Impressive survival data with semimetronomic oral chemotherapy with old agents in heavily treated metastatic breast cancer patients.
Sub-category: Metastatic Breast Cancer
Category: Breast Cancer--Metastatic Breast Cancer
Meeting: 2009 ASCO Annual Meeting
Citation: J Clin Oncol 27:15s, 2009 (suppl; abstr 1082)
Abstract No: 1082
Author(s): H. Mutlu, H. Bozcuk, M. Ozdogan, M. Artac, H. S. Coskun, A. Kargi, M. Uysal, B. Savas; Akdeniz University School of Medicine, Antalya, Turkey; Selcuk UniversIty Meram School of Medicine, Konya, Turkey
Background: To assess the efficacy of semi-metronomic regimen metronomic cyclophosphomide with oral etoposide in heavily treated patients with metastatic breast cancer.
Methods: Consecutive metastatic breast cancer (MBC) patients predominantly refractory to antracyclines, taxanes, and antimetabolites receiving semi-metronomic regimen of metronomic cyclophosphomide with oral etoposide were evaluated for clinical efficacy and toxicity. This novel regimen comprised of continuous oral cyclophosphomide 50 mg/day, and oral etoposide given as 2 x 50 mg/day for 5 days every third week.
Results: A total of 42 MBC patients received this treatment in 2.5 years (May 2005-October 2008). The median age was 51.5 (29-81), ER and/or PR receptor status was positive in 67%, and c-erb-B2 overexpression existed in 50%. The biologically favorable group, hormone responsive and c-erb-B2 negative comprised of 36% of cases. The portions of patients with visceral metastases, cranial metastases, and 2 or more organ involvement were 82%, 24%, and 65%, respectively. Subjects had received this treatment in the fourth or more advanced setting in 50% of cases (after a median of 2.5 cycles). The median overall and progression free survival figures were 25 and 10.5 months, respectively. No toxic mortality occurred, and the treatment was well tolerated. Toxicity and response data are being updated currently.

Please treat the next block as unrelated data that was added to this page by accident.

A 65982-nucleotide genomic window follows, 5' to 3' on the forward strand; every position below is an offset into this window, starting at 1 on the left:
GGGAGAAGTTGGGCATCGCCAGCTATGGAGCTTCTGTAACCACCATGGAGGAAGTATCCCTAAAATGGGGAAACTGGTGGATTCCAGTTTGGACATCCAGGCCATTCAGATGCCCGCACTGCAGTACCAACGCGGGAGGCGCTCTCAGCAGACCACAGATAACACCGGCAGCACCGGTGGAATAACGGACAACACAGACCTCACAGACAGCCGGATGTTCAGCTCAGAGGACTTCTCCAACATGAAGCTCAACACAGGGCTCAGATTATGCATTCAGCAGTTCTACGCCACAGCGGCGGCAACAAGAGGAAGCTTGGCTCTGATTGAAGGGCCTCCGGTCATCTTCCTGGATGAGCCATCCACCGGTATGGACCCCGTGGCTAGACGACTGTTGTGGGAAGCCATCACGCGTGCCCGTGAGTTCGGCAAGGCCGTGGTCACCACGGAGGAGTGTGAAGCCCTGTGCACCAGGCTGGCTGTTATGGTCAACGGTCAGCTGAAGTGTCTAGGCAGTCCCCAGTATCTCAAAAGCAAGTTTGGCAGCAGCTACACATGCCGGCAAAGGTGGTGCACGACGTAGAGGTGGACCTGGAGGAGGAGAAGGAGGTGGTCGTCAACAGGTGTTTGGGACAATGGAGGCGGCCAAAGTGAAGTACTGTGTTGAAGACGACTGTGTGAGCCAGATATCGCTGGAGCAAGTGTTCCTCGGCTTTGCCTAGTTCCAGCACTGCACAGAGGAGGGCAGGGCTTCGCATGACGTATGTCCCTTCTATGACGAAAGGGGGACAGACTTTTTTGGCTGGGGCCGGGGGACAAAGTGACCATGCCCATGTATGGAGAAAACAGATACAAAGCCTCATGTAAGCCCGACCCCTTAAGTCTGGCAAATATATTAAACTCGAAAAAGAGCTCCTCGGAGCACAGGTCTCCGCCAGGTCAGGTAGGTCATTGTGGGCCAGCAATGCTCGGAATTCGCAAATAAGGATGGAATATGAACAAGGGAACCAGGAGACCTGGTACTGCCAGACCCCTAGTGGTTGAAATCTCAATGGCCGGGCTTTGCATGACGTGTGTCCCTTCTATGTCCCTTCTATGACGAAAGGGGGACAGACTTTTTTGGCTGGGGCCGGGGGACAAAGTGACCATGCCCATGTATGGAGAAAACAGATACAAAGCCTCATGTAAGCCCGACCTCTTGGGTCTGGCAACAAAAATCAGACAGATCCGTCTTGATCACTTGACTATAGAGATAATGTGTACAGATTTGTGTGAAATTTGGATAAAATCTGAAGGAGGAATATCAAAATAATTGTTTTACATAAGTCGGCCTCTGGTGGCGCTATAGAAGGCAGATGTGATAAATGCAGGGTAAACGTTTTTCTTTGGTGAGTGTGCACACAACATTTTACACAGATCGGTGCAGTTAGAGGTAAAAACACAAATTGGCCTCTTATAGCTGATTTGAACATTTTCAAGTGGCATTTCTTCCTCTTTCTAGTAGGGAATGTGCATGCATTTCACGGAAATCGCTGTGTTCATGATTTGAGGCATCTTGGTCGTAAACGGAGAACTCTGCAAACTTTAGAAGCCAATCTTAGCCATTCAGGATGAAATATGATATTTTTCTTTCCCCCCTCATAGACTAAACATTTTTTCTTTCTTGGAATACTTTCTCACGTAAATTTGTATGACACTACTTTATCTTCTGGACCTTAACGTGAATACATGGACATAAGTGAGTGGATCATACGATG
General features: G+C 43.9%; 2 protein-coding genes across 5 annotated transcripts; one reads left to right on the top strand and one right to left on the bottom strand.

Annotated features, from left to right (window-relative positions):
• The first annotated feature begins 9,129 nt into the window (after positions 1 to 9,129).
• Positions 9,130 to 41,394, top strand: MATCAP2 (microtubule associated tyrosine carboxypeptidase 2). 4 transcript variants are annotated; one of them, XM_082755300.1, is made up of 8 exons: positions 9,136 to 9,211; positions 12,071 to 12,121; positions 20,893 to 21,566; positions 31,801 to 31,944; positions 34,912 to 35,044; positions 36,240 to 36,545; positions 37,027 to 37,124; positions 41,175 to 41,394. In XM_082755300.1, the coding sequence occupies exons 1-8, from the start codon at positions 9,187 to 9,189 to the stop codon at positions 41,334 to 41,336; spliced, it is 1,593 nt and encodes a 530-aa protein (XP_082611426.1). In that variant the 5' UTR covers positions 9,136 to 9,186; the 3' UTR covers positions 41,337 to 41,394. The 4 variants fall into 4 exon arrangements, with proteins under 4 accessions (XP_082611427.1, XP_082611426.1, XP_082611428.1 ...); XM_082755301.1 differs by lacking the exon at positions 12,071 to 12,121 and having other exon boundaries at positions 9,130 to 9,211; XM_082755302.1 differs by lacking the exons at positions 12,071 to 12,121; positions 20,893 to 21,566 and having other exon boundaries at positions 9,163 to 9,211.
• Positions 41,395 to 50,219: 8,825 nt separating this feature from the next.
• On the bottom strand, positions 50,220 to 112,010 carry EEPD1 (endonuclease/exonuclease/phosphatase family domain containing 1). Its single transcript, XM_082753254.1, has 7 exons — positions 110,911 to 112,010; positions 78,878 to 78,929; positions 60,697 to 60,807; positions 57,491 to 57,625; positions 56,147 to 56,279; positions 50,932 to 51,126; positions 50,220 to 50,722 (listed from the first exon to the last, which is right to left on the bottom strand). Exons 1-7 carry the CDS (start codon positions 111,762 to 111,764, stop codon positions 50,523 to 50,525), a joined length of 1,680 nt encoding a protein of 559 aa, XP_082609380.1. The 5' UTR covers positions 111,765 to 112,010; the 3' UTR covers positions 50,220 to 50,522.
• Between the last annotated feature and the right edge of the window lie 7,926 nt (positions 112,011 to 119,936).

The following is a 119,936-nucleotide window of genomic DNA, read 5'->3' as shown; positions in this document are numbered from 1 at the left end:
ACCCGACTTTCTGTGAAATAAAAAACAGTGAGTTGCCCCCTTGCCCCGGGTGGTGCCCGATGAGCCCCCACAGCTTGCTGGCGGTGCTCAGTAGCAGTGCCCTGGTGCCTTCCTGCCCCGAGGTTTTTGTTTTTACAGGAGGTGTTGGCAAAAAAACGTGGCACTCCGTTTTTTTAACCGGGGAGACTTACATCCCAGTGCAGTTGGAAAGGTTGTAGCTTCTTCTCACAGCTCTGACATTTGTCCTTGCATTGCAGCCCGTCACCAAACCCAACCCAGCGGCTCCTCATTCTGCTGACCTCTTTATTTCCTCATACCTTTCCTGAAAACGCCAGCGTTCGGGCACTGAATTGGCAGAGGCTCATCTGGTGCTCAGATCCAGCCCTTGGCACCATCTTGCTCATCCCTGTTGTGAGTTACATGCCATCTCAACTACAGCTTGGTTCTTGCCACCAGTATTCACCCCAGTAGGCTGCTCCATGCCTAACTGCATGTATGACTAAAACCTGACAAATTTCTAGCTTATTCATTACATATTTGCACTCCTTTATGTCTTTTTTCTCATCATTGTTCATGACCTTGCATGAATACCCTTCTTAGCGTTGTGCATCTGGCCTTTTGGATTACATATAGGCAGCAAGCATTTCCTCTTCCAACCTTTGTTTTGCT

Conclusion: Semi-metronomic treatment with metronomic cyclophosphomide and oral etoposide is a novel and effective strategy in heavily pretreated MBC patients. Survival data and low cost may make this regimen a highly preferable option in this difficult patient group.